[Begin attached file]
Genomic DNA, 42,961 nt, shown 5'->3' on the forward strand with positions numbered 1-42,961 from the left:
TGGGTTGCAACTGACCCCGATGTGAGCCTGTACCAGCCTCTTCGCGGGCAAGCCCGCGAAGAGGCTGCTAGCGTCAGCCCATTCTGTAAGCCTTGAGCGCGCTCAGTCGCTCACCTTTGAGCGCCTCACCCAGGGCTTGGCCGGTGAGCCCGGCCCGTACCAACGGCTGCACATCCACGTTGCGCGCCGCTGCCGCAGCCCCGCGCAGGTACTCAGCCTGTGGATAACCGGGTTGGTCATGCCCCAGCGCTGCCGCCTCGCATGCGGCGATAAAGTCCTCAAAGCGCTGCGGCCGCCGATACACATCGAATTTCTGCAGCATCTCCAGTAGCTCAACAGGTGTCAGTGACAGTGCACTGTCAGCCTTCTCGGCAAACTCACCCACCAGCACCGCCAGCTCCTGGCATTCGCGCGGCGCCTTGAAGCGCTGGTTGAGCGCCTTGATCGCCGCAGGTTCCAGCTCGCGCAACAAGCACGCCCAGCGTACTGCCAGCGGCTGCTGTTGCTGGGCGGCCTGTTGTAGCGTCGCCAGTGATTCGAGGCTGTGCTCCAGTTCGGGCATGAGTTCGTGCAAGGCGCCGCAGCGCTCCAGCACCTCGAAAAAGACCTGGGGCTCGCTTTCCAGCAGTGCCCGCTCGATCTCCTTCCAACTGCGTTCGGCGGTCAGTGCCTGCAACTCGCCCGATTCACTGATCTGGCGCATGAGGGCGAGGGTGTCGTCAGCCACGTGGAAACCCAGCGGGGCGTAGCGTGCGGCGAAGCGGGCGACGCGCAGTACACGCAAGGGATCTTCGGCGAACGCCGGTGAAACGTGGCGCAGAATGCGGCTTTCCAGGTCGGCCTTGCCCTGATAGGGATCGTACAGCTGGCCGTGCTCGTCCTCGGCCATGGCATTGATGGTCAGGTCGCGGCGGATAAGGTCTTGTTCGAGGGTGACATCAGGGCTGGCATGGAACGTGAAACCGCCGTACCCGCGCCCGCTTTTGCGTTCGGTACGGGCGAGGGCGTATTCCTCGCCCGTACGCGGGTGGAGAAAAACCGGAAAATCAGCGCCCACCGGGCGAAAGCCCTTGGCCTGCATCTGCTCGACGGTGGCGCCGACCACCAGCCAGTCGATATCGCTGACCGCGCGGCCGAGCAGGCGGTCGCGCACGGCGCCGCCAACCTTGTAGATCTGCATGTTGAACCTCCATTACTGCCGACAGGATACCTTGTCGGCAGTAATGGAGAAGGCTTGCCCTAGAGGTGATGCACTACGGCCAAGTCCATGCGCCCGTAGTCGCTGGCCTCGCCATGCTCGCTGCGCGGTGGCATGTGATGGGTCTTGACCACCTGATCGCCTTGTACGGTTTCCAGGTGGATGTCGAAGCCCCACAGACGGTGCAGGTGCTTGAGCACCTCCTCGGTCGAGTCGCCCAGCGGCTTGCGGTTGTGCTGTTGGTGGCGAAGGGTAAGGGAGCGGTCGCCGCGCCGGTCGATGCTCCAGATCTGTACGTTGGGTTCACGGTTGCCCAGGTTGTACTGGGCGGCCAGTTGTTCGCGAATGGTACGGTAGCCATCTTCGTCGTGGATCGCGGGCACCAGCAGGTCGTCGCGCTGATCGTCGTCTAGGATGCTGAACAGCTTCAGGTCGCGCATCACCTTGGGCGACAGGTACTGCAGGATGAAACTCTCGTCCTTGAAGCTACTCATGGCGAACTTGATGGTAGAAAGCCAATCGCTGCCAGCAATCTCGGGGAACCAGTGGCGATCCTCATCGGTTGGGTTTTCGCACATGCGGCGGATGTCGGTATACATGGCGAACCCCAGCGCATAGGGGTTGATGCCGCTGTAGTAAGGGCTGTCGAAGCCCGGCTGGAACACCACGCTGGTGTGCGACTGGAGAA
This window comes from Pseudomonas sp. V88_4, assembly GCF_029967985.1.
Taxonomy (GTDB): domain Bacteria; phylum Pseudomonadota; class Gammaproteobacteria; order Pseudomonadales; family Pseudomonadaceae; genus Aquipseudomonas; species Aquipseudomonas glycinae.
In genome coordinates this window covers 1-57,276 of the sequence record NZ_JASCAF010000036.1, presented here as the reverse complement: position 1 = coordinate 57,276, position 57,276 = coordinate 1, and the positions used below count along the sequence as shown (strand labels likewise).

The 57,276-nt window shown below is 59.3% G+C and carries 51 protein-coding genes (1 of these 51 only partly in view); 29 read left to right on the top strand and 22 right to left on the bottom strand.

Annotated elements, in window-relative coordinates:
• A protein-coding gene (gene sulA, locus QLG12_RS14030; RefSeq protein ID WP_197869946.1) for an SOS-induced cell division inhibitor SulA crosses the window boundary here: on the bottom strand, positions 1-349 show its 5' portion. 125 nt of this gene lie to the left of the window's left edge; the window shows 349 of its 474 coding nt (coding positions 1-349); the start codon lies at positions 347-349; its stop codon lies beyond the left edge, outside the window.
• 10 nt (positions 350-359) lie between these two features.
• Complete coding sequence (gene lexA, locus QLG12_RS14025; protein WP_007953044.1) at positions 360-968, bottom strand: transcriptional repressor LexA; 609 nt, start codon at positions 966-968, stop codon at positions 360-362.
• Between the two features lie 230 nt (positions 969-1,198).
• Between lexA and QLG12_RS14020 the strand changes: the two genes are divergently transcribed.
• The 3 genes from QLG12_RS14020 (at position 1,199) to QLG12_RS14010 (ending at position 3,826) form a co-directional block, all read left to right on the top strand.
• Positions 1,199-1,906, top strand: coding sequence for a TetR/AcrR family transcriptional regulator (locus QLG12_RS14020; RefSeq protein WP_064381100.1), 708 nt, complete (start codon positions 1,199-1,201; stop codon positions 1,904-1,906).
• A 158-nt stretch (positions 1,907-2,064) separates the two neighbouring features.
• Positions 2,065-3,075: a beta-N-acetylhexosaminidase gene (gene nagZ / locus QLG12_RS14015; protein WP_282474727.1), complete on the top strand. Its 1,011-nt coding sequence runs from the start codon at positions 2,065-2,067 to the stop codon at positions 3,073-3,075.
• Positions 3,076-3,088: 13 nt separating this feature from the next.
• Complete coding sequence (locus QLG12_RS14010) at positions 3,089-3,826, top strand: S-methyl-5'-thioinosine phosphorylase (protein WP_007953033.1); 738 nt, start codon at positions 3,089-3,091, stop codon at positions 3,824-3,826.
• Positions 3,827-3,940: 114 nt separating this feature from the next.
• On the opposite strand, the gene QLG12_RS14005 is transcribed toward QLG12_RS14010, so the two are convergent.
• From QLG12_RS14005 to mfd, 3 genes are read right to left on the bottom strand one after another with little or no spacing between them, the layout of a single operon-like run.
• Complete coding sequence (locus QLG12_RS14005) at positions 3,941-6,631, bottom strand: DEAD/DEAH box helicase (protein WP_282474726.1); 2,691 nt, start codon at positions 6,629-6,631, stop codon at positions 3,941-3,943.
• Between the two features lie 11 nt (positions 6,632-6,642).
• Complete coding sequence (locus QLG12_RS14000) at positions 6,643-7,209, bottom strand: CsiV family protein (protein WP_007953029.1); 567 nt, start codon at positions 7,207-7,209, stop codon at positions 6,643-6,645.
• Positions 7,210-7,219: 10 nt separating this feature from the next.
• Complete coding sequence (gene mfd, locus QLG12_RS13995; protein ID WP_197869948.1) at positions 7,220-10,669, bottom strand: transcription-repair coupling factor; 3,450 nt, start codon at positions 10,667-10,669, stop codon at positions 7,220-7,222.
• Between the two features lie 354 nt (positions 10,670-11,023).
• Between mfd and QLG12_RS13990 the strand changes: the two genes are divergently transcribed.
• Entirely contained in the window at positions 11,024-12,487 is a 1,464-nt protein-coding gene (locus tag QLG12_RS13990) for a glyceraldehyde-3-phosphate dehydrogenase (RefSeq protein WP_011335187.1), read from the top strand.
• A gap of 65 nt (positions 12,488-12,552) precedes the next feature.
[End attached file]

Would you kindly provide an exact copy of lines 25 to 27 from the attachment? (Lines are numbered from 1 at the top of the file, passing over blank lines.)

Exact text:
• Positions 7,210-7,219: 10 nt separating this feature from the next.
• Complete coding sequence (gene mfd, locus QLG12_RS13995; protein ID WP_197869948.1) at positions 7,220-10,669, bottom strand: transcription-repair coupling factor; 3,450 nt, start codon at positions 10,667-10,669, stop codon at positions 7,220-7,222.
• Between the two features lie 354 nt (positions 10,670-11,023).